Lady P-F Gets Restless
Question 6: I have one eye on you from above, you have met my guardians. Now I lie beneath a gallery that whispers and a building that symbolises the survival of that London.
“Easy” said Jasper who seemed finally to have woken up. “It is Trafalgar Square and Lord Nelson again and he is buried in St Paul’s Cathedral which was rebuilt after The Great Fire of Pudding Lane; and it survived the Blitz.”
“What about a game of Poker to pass the time?” asked Lady P-F. “I have a pack of cards in my garter.”
“I thought that was a gun” said Mrs Travers not even looking up from an article about Selkirk Bannocks.
“No” said Lady P-F “that is in the one on the other side, my late husband Salty advised that I should always wear it there.”
“You have so many late husbands your Ladyship” said an emboldened Mrs Travers “you would do well as a platform announcer at Manchester Piccadilly Station.”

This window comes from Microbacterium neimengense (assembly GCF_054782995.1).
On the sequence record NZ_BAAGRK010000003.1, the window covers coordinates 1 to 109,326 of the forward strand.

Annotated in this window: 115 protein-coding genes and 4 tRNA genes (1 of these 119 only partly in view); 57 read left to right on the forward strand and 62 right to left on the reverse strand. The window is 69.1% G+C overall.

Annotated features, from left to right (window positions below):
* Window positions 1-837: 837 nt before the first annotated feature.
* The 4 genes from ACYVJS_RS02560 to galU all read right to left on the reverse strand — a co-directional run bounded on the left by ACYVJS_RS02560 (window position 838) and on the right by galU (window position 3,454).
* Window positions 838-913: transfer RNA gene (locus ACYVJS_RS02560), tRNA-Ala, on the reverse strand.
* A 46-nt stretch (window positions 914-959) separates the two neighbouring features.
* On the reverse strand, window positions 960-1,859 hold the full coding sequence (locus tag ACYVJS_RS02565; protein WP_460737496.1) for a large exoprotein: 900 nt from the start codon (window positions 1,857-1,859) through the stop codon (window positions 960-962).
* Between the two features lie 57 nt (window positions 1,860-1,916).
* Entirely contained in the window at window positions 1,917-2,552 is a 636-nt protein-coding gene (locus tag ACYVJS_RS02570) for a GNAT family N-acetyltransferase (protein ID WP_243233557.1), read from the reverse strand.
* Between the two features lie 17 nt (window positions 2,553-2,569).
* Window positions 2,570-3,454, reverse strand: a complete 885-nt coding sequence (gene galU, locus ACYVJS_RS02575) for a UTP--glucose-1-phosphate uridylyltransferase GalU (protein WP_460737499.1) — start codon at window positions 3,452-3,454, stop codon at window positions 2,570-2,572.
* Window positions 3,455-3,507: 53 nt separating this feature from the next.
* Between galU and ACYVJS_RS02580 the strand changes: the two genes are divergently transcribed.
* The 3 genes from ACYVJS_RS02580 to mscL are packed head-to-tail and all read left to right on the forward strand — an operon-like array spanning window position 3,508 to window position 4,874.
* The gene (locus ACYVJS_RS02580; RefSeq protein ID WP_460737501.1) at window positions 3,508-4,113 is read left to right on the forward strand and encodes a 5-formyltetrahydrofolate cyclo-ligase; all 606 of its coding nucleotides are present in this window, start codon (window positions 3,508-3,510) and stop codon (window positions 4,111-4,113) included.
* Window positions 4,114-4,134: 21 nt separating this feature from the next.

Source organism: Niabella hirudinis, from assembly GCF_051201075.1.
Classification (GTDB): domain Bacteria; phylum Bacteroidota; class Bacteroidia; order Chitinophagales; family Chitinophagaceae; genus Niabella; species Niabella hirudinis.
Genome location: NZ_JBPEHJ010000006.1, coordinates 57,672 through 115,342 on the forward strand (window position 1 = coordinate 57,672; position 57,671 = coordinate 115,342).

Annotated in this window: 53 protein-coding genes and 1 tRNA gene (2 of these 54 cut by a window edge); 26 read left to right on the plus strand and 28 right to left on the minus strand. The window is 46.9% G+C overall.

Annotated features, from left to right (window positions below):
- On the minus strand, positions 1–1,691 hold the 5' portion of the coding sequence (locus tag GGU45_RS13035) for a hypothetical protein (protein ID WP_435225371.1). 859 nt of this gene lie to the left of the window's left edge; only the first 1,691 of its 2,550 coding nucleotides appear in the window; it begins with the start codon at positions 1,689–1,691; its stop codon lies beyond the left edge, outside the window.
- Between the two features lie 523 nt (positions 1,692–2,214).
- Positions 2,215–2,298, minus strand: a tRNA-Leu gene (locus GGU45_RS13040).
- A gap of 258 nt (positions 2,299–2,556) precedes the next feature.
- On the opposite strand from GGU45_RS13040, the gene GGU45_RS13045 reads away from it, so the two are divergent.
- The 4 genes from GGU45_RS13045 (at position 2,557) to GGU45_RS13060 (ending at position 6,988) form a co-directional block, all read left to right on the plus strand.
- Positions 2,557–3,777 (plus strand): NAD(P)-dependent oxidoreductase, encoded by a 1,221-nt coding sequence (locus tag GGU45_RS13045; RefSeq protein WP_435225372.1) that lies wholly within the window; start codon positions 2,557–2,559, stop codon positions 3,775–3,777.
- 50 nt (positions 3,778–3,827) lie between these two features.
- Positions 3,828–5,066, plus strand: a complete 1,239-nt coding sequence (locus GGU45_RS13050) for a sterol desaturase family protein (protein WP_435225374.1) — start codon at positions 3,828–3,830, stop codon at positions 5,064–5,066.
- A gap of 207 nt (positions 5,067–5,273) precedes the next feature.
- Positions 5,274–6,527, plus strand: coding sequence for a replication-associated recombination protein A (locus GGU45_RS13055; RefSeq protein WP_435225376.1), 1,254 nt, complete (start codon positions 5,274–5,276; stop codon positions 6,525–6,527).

Lady Pentland-Firth, inhaled deeply from her holder and blew out rings of smoke and gave Mrs T her death stare to which came the response, “should you need money that is, which you don’t of course. Tray-bake anyone?”
Question 7: The Merry Monarch established me in 1663. Currently appearing here is not the merry monarch’s purveyor of delights but another woman who is being transformed from flower girl to society lady. .
“First sitting in the Restaurant” called the guard.
“It’s Charles II, the Theatre Royal Drury Lane, Nell Gwynne and Lisa Doolittle in Shaw’s play Pygmalion renamed My Fair Lady for the Musical” we all said in unison.
“Well that was good”, everyone agreed over coffee and cheese and biscuits in the dining carriage.